What the CARES Act Means for Arizona Businesses

By Eric Hill, Attorney at Rose Law Group

Early this morning, Congressional leaders reached a deal regarding the Coronavirus Aid, Relief, and Economic Security Act, also known as the ‘‘CARES” Act. The CARES Act, which is expected to be enacted later today, is a $2.0 trillion aid package that is among the most significant pieces of financial legislation in history. This legislation will help Arizona businesses impacted by the COVID-19 pandemic in several ways. Here’s how we anticipate the final CARES Act will work:

Small Business Interruption Loans

The CARES Act will allocate $350 billion for loans called Small Business Interruption Loans. These loans are intended to help small businesses cover expenses and prevent employee layoffs as a result of the pandemic. They will be available to cover payroll costs, including paid sick, medical or family leave, insurance premiums, employee salaries, mortgage or rent payments, utilities, or other debt obligations. The maximum size of the loan will be determined by a payroll costs-based formula and is capped at $10 million. The covered period will be between February 15, 2020, and December 31, 2020. Small businesses with fewer than 500 employees will be able to apply, and some larger businesses may also qualify based on SBA size standards for certain industries.

To determine a small business’ eligibility, the Act will require that lenders consider:

  1. Whether a business was operational on February 15, 2020.
  2. Whether the business had employees for whom it paid salaries and payroll taxes or paid independent contractors.
  3. Whether the business has been substantially impacted by public health restrictions related to COVID-19.

The loans will be administered through the Small Business Administration’s (“SBA”) 7(a) loan program. The 7(a) loan program is the SBA’s primary program for providing financial assistance to small businesses, so the loans will be issued through banks, credit unions, and other financial institutions that are part of its lender network – the Act will also include provisions intended to add more lenders to this network.

Small Business Interruption Loan Forgiveness

Critically, the Act will include a process for Small Business Interruption Loan borrowers to have their debt forgiven. The forgiven amount would be an amount equal to the amount spent by the borrower during an eight-week period after the origination date of the loan on:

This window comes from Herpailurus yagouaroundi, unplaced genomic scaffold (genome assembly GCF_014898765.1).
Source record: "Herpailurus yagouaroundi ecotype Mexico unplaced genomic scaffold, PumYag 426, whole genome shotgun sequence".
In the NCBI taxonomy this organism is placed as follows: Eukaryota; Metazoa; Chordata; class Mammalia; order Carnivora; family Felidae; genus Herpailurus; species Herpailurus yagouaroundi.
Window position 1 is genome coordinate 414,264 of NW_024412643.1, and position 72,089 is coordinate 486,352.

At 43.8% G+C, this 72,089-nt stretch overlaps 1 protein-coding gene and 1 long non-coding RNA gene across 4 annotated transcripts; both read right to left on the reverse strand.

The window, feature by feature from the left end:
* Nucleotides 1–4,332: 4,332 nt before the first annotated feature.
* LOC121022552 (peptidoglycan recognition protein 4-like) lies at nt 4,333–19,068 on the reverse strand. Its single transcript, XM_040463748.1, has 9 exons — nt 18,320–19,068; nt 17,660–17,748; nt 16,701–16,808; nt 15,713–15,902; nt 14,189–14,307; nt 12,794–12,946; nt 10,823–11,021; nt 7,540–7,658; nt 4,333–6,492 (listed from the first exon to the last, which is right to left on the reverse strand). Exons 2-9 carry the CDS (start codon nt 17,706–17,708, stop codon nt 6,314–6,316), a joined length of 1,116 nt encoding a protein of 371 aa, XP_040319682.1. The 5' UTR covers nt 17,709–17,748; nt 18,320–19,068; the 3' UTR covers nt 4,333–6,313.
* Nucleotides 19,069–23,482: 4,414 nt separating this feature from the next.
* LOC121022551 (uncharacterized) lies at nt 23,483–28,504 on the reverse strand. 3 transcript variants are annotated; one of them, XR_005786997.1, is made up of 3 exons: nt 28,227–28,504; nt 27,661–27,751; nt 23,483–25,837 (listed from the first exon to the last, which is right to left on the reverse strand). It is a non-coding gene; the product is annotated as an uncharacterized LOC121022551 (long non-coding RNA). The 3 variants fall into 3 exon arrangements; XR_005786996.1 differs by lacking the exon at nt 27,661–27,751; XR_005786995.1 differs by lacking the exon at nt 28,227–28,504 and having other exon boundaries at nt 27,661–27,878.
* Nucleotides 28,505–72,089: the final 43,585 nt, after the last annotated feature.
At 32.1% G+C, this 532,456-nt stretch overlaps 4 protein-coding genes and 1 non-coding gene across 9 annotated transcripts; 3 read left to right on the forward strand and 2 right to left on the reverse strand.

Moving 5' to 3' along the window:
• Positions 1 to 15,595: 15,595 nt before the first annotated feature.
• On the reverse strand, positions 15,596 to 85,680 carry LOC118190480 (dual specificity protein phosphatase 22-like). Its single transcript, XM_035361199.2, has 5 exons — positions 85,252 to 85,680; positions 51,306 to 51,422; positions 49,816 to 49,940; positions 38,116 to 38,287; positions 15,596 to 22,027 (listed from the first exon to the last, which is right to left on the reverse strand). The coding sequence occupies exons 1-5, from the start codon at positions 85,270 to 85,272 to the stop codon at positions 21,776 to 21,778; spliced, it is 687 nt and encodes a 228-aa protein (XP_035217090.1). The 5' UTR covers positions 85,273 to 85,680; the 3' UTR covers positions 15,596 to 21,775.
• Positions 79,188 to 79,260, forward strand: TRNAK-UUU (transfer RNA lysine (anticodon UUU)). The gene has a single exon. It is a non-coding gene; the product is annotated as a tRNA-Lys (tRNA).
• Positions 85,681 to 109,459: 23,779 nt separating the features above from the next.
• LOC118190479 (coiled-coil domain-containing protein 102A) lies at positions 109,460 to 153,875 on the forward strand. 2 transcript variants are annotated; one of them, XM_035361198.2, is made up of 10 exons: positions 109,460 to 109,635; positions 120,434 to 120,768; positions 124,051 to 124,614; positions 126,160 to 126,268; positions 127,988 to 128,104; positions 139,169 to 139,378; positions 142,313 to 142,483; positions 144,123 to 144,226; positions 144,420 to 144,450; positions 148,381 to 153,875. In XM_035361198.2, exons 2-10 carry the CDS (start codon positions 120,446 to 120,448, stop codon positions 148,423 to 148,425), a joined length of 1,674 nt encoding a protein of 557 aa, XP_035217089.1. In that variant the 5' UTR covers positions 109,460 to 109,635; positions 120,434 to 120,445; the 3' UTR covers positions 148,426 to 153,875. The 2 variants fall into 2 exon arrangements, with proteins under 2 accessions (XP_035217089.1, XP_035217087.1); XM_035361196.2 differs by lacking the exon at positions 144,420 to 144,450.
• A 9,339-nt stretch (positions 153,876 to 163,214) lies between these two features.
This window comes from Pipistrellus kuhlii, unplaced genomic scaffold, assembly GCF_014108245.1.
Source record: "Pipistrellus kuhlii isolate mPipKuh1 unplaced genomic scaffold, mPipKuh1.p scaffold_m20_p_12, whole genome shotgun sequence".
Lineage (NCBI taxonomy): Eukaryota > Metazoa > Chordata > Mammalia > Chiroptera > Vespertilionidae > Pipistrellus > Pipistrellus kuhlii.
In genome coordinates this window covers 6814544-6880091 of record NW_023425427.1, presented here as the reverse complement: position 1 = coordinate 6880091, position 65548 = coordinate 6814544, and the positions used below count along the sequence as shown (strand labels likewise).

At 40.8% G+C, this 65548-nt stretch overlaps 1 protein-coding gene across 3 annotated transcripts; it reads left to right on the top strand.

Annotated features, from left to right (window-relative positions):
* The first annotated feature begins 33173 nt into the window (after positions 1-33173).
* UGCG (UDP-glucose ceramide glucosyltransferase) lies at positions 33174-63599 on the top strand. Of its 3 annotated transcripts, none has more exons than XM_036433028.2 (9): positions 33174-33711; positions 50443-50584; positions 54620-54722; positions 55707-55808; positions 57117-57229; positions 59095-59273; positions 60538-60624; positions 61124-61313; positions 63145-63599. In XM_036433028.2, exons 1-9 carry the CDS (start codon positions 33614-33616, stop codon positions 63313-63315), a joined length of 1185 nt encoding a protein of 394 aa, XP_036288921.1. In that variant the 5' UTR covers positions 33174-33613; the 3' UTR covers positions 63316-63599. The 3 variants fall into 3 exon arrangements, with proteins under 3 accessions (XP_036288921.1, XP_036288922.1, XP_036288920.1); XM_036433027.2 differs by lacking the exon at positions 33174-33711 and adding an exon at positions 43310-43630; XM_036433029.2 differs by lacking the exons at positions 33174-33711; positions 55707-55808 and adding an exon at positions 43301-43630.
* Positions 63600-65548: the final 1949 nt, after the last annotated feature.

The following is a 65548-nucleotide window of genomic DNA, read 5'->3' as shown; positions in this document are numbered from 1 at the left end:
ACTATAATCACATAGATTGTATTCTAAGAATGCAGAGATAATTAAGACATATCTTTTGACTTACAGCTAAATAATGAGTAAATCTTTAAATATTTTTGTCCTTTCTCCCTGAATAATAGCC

• Payroll costs.
  • Interest payments on mortgage obligations incurred prior to February 15, 2020.
  • Payment of rent on any lease entered prior to February 15, 2020
  • Payment on any utility for which service began before February 15, 2020.

As described above, the objective of these loans to help employers retain employees, so the amount forgiven would be reduced if the borrower reduces its number of full-time employees and/or reduces the pay of any employee more than 25% from that employee’s previous year’s compensation. However, businesses that rehire workers that were previously laid off will not be penalized for having reduced payroll between February 15th and April 1st, 2020.

Economic Injury Disaster Grants

For businesses that have applied to the SBA for Economic Injury Disaster Loan (“EIDL”) assistance, the Act will create an emergency grant. These grants are advances on the requested loan of up to $10,000, and the SBA is required to distribute the funds within three days. The EIDL applicant would not have to repay these advances – even if the underlying EIDL loan is ultimately denied.

We expect that the Act will specify that eligible entities for these grants will include startups with not more than 500 employees, any individual who operates under a sole proprietorship or as an independent contractor, and Employee Stock Ownership Plans and cooperatives with less than 500 employees.

Subsidies for Existing SBA Loan Repayment

The Act will also likely include subsidy provisions for businesses with existing SBA loan obligations. The SBA will pay principal, interest, and any associated fees that are owed on covered loans for a six-month period beginning on the next payment’s due date. For SBA loans that are already in deferment, the SBA will pay principal, interest, and fees beginning with the next payment due after the deferment period ends. Finally, SBA loans made within six months of the Act’s enactment will qualify for the same six-months of payments by the SBA.

We expect that these subsidies will be available for most SBA loan offerings, including existing 7(a) loans, SBA 504 loans, and Microloans.

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